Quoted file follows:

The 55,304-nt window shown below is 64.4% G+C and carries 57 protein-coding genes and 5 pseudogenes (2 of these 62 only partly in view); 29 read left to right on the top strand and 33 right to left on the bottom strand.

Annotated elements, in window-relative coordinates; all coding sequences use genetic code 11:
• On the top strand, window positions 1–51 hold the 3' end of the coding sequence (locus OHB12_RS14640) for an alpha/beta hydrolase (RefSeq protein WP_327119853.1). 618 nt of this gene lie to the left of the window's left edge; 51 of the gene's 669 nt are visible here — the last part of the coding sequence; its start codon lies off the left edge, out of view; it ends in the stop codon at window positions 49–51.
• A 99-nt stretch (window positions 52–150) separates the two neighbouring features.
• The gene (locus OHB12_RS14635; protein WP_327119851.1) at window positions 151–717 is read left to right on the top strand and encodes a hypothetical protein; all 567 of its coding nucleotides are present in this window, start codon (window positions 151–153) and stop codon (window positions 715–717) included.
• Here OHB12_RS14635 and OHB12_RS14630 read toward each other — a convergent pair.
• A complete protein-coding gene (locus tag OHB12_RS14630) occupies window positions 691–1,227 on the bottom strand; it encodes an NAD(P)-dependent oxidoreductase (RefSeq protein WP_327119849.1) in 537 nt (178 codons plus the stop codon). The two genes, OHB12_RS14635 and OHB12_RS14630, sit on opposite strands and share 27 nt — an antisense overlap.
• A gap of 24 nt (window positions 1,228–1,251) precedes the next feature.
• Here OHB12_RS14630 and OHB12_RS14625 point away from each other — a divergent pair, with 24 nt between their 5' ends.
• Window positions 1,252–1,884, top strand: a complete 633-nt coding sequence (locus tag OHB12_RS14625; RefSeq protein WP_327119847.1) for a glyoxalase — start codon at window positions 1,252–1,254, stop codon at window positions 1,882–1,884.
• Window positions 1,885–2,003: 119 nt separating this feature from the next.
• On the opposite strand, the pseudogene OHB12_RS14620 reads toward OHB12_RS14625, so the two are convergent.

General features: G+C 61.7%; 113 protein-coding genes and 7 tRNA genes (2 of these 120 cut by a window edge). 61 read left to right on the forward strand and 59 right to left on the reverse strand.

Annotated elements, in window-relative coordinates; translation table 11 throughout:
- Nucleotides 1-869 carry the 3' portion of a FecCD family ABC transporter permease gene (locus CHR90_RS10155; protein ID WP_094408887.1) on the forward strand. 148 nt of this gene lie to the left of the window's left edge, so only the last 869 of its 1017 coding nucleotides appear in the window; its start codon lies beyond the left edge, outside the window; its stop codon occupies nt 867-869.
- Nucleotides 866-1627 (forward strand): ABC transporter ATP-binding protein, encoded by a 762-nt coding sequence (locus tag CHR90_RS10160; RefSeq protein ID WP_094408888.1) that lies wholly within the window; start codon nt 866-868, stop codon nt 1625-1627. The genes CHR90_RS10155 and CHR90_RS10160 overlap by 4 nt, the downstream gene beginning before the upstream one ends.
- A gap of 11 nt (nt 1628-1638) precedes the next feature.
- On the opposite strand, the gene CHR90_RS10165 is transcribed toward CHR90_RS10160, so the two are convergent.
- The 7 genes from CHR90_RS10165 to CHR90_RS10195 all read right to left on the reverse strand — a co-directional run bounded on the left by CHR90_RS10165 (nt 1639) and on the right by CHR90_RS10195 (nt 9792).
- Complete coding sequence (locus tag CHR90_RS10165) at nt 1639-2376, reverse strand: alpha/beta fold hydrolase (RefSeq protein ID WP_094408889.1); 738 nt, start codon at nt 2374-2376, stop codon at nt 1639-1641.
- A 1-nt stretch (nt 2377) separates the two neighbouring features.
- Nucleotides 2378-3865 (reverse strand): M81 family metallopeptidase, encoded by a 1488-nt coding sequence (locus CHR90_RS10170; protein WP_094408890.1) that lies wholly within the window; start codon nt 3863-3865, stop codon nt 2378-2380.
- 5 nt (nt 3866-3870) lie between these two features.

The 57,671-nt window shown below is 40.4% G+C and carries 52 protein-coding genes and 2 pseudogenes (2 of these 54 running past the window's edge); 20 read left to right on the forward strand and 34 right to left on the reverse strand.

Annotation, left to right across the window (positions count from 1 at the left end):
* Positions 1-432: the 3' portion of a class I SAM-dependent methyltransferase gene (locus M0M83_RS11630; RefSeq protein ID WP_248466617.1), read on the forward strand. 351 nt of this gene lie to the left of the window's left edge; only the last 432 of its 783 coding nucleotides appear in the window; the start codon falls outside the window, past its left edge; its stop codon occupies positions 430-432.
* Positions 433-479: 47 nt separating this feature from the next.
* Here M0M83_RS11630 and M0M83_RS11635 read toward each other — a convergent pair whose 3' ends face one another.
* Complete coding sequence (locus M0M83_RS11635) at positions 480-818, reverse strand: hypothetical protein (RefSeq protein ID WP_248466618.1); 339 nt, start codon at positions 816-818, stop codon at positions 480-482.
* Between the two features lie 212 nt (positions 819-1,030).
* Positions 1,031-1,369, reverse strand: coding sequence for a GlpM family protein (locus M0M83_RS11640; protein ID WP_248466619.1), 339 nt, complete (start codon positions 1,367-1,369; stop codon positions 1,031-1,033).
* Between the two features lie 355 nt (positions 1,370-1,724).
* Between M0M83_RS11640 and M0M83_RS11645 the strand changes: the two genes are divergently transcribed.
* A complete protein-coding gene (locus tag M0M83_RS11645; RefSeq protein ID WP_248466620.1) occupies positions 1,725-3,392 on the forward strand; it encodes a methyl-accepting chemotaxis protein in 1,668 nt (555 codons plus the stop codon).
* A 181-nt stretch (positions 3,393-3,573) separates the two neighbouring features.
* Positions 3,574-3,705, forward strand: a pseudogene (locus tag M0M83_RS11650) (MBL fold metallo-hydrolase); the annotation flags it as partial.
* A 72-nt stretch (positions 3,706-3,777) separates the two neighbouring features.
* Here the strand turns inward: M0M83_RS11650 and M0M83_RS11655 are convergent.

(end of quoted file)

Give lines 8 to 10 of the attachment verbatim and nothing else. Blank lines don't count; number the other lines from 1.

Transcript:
• A gap of 24 nt (window positions 1,228–1,251) precedes the next feature.
• Here OHB12_RS14630 and OHB12_RS14625 point away from each other — a divergent pair, with 24 nt between their 5' ends.
• Window positions 1,252–1,884, top strand: a complete 633-nt coding sequence (locus tag OHB12_RS14625; RefSeq protein WP_327119847.1) for a glyoxalase — start codon at window positions 1,252–1,254, stop codon at window positions 1,882–1,884.